I wish we had a more ignominious term than "bycatch" to describe one of the greatest threats to our marine environment. Maybe fishing vessels could be found guilty of "fish-kill in the second degree."
According to the United Nations, fully one-quarter of the fish taken in nets, seines, and longlines are discarded as unwanted or unintentional catch. Literall, tons of fish die in this way, not to mention the 300,000 marine mammals, more than 250,000 turtles, and 100,000 albatrosses killed each year after becoming entangled in fishing gear.
What is our government doing to alleviate this problem? Less than it did before, if the new fisheries legislation proposed by the Bush Administration is passed by Congress. Reporting of bycatch by fishermen need happen only "to the extent practicable." Not explained is how the managers can possibly reduce bycatch without even knowing how much there is.
This latest "comprehensive" package actually weakens the current federal requirements on trying to curb overfishing. While claiming to be getting "serious once and for all about this," it ignores just about all the recommendations of a presidential commission. All the current administration really seems serious about is replacing the devastated wild fish populations with massive offshore fish-farming operations - a subject we shall examine in more detail tomorrow.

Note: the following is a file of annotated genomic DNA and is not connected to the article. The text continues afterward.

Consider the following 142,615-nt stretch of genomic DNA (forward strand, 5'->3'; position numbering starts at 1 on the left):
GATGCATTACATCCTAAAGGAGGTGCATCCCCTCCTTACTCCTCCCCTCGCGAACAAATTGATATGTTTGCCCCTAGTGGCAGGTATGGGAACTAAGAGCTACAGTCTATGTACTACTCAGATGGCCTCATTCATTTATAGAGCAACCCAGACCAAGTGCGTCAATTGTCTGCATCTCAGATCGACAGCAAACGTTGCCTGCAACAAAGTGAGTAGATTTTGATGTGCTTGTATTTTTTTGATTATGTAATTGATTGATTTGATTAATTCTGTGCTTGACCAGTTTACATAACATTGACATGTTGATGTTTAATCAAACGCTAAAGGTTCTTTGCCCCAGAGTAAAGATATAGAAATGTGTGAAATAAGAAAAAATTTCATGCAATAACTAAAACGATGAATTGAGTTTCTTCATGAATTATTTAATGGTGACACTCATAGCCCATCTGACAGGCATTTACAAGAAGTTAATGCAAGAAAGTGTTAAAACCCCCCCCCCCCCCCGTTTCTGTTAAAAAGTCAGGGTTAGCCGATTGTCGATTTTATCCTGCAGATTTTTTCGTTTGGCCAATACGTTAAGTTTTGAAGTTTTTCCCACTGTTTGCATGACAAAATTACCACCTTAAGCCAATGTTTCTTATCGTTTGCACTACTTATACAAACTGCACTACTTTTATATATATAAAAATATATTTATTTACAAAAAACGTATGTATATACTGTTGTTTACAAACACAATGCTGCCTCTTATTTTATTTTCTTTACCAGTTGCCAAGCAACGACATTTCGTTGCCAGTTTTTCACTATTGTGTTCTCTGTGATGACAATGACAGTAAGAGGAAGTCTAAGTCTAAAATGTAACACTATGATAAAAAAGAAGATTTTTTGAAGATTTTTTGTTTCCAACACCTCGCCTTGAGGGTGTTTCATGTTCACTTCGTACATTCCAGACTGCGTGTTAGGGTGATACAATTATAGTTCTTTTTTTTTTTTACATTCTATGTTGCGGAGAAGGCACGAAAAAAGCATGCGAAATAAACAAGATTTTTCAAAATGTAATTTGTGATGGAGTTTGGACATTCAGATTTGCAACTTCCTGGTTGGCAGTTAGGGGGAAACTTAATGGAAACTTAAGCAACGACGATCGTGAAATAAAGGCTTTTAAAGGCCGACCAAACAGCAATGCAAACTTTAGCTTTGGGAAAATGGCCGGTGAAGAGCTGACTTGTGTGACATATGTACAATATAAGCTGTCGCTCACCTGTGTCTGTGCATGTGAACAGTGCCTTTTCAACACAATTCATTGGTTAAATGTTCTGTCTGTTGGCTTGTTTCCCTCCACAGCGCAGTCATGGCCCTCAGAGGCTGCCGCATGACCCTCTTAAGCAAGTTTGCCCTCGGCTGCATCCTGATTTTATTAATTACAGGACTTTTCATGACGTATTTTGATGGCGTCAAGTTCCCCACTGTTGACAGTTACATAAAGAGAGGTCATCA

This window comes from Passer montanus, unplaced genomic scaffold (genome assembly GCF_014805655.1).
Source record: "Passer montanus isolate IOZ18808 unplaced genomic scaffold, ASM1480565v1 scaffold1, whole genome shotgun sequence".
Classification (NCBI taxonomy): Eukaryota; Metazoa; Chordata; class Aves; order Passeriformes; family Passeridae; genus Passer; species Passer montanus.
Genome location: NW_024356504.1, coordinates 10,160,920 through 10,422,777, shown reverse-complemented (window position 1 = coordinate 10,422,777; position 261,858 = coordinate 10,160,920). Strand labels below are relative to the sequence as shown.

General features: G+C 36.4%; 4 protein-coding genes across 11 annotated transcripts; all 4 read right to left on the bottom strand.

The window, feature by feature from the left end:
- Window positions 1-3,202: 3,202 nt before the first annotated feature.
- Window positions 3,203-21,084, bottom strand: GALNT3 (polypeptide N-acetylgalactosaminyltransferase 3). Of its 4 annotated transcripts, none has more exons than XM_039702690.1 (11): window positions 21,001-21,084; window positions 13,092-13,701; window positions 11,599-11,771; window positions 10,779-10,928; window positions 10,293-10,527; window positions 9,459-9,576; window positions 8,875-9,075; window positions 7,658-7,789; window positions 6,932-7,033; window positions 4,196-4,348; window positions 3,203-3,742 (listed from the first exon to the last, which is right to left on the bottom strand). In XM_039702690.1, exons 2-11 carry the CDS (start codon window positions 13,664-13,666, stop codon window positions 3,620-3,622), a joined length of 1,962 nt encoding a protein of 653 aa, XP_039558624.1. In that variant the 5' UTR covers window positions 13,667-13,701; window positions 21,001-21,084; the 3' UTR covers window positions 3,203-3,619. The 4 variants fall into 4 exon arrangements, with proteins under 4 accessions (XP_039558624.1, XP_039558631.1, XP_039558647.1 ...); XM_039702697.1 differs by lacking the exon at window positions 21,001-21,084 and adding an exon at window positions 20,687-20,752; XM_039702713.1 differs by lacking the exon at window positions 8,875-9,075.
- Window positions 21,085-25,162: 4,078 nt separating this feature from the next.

- Ocean Roundup: Fiddler Crabs Found Far North of Their Range, 500 Dead Sea Lions Discovered in Peru, and More Posted Tue, November 25, 2014
- Sea Turtles Can Get the Bends after Capture in Fishing Gear, Says New Study Posted Tue, November 25, 2014
- Ocean Roundup: Dolphins Use Whistles as Names, Conservationists Call for Removal of Queensland Shark Nets, and More Posted Mon, November 24, 2014
- ICCAT Moves to Properly Manage Bluefin Tuna, but Doesn’t Take Action for Sharks and Swordfish Posted Wed, November 26, 2014
- Oceana in Chile Submits Recommendations for Lowering Common Hake Catch Quotas Posted Mon, November 24, 2014